Showing posts from August, 2021

Using Electricity to Assess Soil Health

A new break-through in soil health testing has occurred which may allow researchers and farmers to instantly measure soil health and microbial activity. A group of Washington State University researchers are using small electrical currents to assess soil microbes and soil health impacts. Soil microbes process 90% of the soil’s energy and nutrients. Each microbe is like a soluble bag of fertilizer, supplying plant roots with nutrients, amino acids, proteins, and even whole enzymes. Measuring soil health has been difficult. Soil scientist, fertility specialist, and farmers have used soil chemistry and harsh chemicals to make nutrient analysis. They also measure soil texture and pH to try to understand a soil’s chemical and physical properties. While chemical and physical measurements may be valuable, they do not always measure soil productivity directly. Soil biology is extremely important as well. Unfortunately, there has not been many good tests to measure both biological activity and

Fall Slug and Vole Control

  Slugs and voles are becoming major problems on some farms. One farmer lost 80 acres to slugs, another 40 acres. Slugs and voles prefer moist, wet conditions, slow crop growth, and lush vegetation. Unfortunately, there is no one management practice that reduces either pest. It requires a coordinated attack which begins in the fall as grain crops are being harvested. Both slugs and voles have several weaknesses. First, their populations are cyclical, peaking and crashing about every 2-5 years. Extremely cold winter weather with little protection, greatly reduces both pests. Slugs burrow deep into the soil, but when the soil frost line meets the water table during a deep freeze, many slugs perish. Voles do not hibernate but need 40% more energy in the winter to survive. Cold weather without snow or heavy vegetation greatly reduces pest numbers. Mowing a cover crop down to 8 inches or planting species that 50% winter kill helps reduce pest populations. Mowing reduces cover (insulation fr

Overwintering Cover Crops & Small Grains

  The H2O Ohio program is a state conservation program that pays farmers for conservation practices. It includes overwintering cover crops and a small grains program to help keep nutrients out of Lake Erie. Farmers are now signing up for these programs but may not know or remember all the details. Here is a summary of the key points for each program. The purpose of these two programs is to encourage the establishment of overwintering cover crops program or a small grain. The primary goals are to reduce sheet, rill, and wind erosion and improve water quality by reducing excess nutrient flows to surface water. Adding overwintering cover crops and small grains also increases crop and soil diversity to improve soil health. Some key points on the overwintering cover crop program: The overwintering cover crop must be established no later than October 15th. Some farmers may need to hire a plane, helicopter, or a highboy applicator to get the cover crops planted in time, depending on time of h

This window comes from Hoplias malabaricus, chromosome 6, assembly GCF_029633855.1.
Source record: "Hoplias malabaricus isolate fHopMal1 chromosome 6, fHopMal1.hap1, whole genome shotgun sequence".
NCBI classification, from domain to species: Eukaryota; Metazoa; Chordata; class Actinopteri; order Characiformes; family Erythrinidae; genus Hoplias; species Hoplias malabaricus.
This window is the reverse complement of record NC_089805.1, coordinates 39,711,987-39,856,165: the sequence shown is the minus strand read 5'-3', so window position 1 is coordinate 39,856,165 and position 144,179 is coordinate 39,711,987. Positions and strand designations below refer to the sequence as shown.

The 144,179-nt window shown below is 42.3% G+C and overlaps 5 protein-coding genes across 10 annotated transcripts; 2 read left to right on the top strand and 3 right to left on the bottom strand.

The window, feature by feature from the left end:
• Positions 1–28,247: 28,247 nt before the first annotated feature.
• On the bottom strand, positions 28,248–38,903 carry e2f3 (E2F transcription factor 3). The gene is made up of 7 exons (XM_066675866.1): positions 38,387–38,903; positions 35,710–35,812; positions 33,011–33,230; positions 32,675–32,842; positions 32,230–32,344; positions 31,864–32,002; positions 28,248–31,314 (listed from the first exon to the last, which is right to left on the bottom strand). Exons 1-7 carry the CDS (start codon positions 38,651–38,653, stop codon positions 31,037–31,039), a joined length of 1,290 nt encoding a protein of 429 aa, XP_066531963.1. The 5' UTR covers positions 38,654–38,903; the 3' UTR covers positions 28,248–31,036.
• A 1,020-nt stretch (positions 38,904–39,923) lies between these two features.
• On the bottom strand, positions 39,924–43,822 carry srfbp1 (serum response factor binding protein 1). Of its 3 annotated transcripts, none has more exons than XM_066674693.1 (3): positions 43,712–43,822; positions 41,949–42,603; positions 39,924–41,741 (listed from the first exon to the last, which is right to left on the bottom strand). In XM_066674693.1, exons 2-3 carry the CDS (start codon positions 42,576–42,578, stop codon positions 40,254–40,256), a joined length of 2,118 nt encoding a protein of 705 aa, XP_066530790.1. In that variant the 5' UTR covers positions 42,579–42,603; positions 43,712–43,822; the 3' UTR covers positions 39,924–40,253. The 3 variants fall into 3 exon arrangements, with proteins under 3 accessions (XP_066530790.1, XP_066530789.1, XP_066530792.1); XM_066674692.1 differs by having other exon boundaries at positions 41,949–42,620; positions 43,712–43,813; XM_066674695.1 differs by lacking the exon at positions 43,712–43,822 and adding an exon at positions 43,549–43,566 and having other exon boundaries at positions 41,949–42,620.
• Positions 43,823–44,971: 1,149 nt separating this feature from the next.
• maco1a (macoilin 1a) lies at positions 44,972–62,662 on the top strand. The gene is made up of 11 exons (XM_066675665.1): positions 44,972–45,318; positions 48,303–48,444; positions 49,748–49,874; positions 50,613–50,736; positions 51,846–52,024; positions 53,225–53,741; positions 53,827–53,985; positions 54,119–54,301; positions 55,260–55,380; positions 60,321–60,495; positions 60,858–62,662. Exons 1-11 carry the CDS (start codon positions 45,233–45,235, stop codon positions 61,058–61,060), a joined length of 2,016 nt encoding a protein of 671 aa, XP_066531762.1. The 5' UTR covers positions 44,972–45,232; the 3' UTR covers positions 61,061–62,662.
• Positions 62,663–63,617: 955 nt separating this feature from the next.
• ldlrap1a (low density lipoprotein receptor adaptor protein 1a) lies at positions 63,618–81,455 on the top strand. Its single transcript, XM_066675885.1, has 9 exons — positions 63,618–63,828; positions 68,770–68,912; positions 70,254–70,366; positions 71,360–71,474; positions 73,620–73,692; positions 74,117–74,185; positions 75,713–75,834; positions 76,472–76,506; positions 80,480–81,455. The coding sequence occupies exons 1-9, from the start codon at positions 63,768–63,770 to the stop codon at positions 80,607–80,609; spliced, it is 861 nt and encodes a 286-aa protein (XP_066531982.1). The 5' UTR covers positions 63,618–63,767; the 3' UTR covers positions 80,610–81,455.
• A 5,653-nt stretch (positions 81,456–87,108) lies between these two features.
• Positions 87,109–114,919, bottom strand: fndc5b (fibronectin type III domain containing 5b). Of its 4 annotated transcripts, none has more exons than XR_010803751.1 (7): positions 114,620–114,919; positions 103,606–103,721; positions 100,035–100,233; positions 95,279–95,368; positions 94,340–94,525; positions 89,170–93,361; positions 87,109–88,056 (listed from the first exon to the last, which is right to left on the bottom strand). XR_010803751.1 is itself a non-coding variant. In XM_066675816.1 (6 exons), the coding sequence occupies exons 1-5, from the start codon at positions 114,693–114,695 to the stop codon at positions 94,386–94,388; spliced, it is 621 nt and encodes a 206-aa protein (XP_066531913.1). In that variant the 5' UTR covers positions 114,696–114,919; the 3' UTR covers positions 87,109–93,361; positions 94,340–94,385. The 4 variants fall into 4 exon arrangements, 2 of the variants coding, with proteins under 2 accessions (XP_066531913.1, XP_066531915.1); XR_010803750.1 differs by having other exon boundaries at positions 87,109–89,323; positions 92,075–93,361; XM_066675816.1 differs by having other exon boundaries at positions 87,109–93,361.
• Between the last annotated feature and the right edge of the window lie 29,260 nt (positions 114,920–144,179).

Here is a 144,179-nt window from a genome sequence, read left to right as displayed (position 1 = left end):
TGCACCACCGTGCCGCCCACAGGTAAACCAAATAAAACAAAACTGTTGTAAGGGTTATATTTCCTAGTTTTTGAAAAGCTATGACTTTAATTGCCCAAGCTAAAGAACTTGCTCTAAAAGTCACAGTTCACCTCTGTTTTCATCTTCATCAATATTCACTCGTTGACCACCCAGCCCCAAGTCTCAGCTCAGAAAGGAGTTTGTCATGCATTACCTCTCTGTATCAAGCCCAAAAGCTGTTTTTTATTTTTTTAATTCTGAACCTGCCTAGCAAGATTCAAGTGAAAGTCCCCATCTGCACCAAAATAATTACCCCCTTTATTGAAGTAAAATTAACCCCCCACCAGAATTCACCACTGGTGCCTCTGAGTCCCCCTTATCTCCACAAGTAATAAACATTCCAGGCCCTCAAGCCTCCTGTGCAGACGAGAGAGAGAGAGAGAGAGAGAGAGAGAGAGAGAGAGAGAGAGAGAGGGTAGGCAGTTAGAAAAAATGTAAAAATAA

Understanding Genes and the Environment

  Two new scientific articles help explain how DNA, which makes up our genes, and the environment work together to express those genes. It was thought that humans had over 3 million genes, but now estimate that it closer to 300,000 genes. Microbes which live in humans and in plants supply the majority of the genes that control many life functions. Scientist are finding that the genes humans and plants obtain from their parents or “heredity is nothing more than stored environment” according to Luther Burbank. Farmers can see this relationship when they plant the same seed in different fields with different soil types, and the crop expresses itself differently. This effect is compounded as multiple generations are grown in different environments. This same process expresses itself in the organisms we call ‘diseases’ or ‘pests.’ Sometimes a disease organism is not really a pest if it is in a healthy soil environment. The soil environment often determines which genes are expressed. For exa

Manure Incorporation with the Ohio H20 Program

  Livestock farmers have an opportunity to be apart of the Ohio H20 program on manure incorporation. This program pays famers for three years to apply manure to a cover crop or a growing crop in the summer or early fall. The program is designed to encourage farmers to tie up nitrogen or phosphorus in manure to decrease the risk of manure or nutrient runoff into surface water. Keeping nutrients and manure on the land and out the water helps to keep our water clean to drink (after treatment), and is good for recreational activities like swimming and fishing. For farmers to get state funding, the local soil and water conservation district (SWCD) needs to approve a mandatory nutrient management plan for each farm. When manure is applied, the local SWCD needs to be notified within 24 to 48 hours. Every farm needs to follow the recommended setback distances and apply manure based on Ohio NRCS 590 standards. Before manure is applied, get a copy of the weather forecast for day of application a